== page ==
2. Mike Elzinga

    The universe is always logical because logic is a description of how God thinks.

    Any neural network that experiences the universe as “illogical” will respond in ways that will cause the organism having such a network to go extinct. They don’t reproduce, therefore their illogical networks can’t exist.

    On the other hand, neural networks that are wired to respond appropriately to events in the universe will, after developing to the level of self-awareness, begin to see the universe as “logical.”

    Science is the conscious and systematic acquisition of knowledge about the universe that extends the picture of the universe contained in our neural networks. The more we know, the more appropriately we can respond; as long as that knowledge isn’t swamped by the kind of illogic spouted by Jason Lisle.

    Jason bends scientific concepts to fit sectarian presuppositions. For example, his “astrophysical” knowledge of orbital mechanics would have satellites drifting away from the Earth at a rate of dr/dt = k/r^6. He is an example of a neural network that doesn’t mesh with the universe. His “science” has gone extinct; and so has his ability to find work.

  3. “The success of science is, therefore, evidence that the Christian worldview is correct”.
    I would add: “The success of science is, therefore, evidence that the biblical worldview is false”.

  4. Dave Luckett

    Triffic. Just triffic. The Universe is logical, therefore God. The Universe is strange and surprising in ways that defeat logic, therefore God. There’s just no escaping that, is there?

  5. “Physics is the science dealing with how the universe works at its most basic, fundamental level.”
    Well well, Jason is spot on. But I would have expected him to make this claim about theology. Because modern physics totally backs up evolution theory, while Jasons’ particular theology doesn’t. Interesting!

    “The branch of physics dealing with how the universe operates at very small scales — interactions involving particles smaller than atoms — is called quantum mechanics.”
    How comforitng, Jason immediately goes off the rails. Wrong. Like totally wrong. Quantum mechanics also applies to daily life and large scales. Thanks to Niels Bohr’s correspondence principle we can simplify quantum mechanics to classical physics (like the theories of Newton) in daily life. In the same way we can simplify the curved surface of Earth to a flat one as long as the surfaces are relatively small.

    “It’s always rewarding to read one of Jason’s posts.”
    The reward I got from the quotes is: if christianity and quantum mechanics are hard or difficult to combine it’s because Jason’s god’s ways are mysterious. Very enlightening indeed.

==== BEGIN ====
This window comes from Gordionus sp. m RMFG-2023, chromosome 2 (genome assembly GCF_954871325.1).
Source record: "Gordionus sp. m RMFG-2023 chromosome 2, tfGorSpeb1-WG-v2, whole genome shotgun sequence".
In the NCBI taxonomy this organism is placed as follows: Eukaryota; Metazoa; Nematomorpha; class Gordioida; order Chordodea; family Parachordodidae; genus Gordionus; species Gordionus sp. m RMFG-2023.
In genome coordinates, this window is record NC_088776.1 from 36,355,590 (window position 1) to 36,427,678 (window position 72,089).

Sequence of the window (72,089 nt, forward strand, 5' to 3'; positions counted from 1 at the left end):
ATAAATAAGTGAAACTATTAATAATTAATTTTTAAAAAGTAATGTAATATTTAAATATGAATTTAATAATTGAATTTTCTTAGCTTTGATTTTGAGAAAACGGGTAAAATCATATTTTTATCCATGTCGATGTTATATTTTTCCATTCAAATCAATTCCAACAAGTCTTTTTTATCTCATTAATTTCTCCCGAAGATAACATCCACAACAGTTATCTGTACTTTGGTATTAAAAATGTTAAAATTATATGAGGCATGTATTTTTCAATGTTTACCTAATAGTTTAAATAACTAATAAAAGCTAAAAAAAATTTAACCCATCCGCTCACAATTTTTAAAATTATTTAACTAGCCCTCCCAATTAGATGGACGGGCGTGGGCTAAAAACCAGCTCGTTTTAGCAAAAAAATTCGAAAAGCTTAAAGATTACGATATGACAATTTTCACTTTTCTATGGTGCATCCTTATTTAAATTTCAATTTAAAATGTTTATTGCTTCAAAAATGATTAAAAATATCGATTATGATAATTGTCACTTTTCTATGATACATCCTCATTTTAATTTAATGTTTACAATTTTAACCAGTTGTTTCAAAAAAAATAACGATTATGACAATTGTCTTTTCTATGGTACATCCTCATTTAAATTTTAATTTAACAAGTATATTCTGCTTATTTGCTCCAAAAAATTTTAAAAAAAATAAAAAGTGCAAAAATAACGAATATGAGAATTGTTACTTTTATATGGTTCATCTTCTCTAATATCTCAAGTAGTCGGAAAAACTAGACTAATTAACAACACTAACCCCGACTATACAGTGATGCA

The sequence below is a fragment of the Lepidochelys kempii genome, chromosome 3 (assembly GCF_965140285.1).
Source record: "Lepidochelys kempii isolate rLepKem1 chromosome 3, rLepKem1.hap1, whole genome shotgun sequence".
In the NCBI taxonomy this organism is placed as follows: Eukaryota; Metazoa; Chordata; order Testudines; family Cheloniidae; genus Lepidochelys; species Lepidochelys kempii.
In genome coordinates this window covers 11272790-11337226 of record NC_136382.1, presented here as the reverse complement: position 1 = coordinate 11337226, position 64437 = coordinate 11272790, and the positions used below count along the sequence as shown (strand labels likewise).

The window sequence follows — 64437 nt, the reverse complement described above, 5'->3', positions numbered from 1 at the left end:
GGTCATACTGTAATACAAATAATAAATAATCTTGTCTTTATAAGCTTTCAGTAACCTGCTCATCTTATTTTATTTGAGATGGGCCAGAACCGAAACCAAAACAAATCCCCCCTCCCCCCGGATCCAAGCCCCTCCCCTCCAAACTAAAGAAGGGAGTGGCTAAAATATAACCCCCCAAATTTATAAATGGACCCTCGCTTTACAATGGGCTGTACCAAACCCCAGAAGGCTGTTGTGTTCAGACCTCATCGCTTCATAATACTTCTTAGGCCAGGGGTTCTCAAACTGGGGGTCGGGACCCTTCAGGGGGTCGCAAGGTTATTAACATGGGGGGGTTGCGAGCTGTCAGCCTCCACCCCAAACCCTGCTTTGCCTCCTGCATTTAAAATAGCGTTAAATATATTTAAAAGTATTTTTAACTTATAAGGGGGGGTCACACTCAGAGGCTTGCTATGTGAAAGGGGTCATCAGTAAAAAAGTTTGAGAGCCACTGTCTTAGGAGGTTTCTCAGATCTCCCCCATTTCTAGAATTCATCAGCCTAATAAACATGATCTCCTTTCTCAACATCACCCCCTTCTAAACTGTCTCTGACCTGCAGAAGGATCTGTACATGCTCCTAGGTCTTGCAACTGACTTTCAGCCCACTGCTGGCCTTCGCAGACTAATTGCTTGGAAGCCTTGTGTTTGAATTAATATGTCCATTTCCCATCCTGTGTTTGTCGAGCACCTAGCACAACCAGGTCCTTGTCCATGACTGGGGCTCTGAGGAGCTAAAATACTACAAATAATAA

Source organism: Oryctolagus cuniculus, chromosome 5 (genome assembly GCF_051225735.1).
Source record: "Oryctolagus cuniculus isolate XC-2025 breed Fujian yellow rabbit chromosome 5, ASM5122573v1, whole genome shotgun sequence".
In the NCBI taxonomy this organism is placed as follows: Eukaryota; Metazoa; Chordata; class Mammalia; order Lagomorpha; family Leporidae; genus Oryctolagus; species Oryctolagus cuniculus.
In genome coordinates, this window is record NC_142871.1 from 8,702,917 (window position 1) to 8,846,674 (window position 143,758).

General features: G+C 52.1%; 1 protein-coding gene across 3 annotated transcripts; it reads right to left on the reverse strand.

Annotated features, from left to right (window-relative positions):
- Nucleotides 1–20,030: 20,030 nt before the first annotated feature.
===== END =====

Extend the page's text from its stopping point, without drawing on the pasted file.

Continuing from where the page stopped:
6. @ ABeastwood: “Physicists study how the universe is, and I don’t think either logic or rationality are among the forces or particles that make it up.”
    Quantum mechanics uses a lot of math to describe those forces and particles and math usually is thought to be logical and rational.

    @DaveL: “There’s just no escaping that, is there?”
    Hammer, nail. That’s why Abeastwood is wrong with

    “there’s also no evidence of Jason’s favorite god”
    Everything is such evidence, no matter how contradictory.

  7. Does this deny anything about evolutionary biology or cosmology? If not, why should I care? I

  8. There is an issue in quantum theories, which I don’t quite understand, but it has troubled major figures: renormalization. .

  9. Sorry, but anybody who has not taken Quantum Mechanics 1 through 4 at the graduate level, and has not had to solve a triple integral and sketch the resulting atomic orbital in a FRICKING 10-MINUTE QUIZ that the professor spent the next WEEK explaining (no hard feelings here; I got a “B” with a score of 10/100) and who has not performed a double slit experiment in their home using a laser pointer and a credit card, has no RIGHT to use the word “quantum” in a sentence. Lisle is a total poser.

  10. The thing about logic is, it doesn’t tell you anything about the actual world. “The universe was created in 4004 BC with every evidence of being 13.7 billion years old” does not violate any rules of logic. What it is not is true or sensible.

  11. Another thing with logic is that creacrappers don’t understand how to use it.